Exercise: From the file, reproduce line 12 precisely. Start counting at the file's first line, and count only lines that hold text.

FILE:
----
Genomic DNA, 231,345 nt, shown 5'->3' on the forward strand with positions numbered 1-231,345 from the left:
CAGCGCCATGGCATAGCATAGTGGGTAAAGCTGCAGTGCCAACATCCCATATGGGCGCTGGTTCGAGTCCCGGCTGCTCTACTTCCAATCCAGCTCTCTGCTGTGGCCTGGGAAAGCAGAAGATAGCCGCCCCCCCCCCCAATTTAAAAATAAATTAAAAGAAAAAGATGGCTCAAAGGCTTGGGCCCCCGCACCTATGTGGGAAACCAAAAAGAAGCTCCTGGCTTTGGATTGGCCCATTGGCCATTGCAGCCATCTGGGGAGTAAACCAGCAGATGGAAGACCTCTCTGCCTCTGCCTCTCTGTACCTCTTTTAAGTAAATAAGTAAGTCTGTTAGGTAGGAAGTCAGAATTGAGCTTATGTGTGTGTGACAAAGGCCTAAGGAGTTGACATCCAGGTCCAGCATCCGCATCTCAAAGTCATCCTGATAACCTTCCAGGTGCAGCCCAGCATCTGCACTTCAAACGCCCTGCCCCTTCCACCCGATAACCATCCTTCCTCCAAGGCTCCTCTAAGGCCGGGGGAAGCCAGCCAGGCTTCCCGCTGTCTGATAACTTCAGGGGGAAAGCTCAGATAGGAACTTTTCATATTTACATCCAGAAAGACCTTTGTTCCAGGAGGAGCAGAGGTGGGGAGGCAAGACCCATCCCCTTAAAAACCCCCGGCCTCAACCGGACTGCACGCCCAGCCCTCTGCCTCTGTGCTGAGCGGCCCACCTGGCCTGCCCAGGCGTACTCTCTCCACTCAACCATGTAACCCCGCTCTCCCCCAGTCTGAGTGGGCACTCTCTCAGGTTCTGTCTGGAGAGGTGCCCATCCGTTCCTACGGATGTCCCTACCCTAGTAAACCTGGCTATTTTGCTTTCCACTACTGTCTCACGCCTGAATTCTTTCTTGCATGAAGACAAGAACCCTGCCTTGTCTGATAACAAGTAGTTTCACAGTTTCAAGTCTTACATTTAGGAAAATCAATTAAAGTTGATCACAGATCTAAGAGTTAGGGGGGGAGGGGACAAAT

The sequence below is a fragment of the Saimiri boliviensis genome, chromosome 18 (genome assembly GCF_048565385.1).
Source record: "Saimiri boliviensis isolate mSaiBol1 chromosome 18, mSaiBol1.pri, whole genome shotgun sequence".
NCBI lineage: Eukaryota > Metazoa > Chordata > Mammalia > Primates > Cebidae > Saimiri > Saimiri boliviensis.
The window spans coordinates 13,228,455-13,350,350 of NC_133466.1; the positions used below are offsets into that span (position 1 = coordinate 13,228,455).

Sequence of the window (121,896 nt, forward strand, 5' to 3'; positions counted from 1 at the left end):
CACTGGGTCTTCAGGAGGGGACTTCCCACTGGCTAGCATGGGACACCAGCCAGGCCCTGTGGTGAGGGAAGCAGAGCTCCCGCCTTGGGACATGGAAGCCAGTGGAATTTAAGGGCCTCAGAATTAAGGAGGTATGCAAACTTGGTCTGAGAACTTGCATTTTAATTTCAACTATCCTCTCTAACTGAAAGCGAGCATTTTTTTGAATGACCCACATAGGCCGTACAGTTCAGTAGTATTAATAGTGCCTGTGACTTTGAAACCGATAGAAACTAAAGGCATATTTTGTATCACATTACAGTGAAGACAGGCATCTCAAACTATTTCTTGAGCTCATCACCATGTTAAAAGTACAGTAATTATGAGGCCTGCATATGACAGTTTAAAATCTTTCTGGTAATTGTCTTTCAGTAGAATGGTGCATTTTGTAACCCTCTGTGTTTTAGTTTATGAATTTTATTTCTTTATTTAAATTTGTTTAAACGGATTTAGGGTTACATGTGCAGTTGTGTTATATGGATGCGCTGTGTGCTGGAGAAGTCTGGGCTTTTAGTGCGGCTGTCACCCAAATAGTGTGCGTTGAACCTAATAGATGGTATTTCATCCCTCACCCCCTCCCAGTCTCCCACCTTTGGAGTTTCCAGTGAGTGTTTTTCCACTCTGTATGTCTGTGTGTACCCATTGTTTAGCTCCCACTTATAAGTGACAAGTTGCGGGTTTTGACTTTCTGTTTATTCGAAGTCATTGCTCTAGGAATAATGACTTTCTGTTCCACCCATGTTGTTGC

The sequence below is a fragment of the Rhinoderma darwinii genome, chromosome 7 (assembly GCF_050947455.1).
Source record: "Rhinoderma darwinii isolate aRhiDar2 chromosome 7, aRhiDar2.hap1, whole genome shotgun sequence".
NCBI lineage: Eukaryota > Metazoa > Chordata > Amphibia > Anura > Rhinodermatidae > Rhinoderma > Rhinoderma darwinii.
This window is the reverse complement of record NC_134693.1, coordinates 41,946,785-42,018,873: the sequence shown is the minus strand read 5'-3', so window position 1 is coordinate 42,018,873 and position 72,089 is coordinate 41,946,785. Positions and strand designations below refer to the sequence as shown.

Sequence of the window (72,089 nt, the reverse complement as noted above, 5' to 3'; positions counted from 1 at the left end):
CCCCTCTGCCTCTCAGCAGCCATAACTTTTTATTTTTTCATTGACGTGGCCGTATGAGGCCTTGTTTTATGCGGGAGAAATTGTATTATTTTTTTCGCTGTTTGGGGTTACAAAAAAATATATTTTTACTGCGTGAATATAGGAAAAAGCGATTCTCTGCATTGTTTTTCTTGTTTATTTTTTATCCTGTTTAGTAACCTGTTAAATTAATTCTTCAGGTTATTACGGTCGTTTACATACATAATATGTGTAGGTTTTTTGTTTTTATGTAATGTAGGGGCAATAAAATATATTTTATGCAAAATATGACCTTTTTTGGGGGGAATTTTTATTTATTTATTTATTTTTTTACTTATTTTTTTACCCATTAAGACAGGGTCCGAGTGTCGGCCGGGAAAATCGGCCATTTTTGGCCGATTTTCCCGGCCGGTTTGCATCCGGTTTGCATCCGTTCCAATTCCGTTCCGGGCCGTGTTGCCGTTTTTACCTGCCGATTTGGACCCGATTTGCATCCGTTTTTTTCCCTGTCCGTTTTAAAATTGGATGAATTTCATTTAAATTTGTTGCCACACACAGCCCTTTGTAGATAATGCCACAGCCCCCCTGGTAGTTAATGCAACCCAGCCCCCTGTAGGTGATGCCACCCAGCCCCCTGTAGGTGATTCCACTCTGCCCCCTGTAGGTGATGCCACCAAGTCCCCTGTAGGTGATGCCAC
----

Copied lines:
This window is the reverse complement of record NC_134693.1, coordinates 41,946,785-42,018,873: the sequence shown is the minus strand read 5'-3', so window position 1 is coordinate 42,018,873 and position 72,089 is coordinate 41,946,785. Positions and strand designations below refer to the sequence as shown.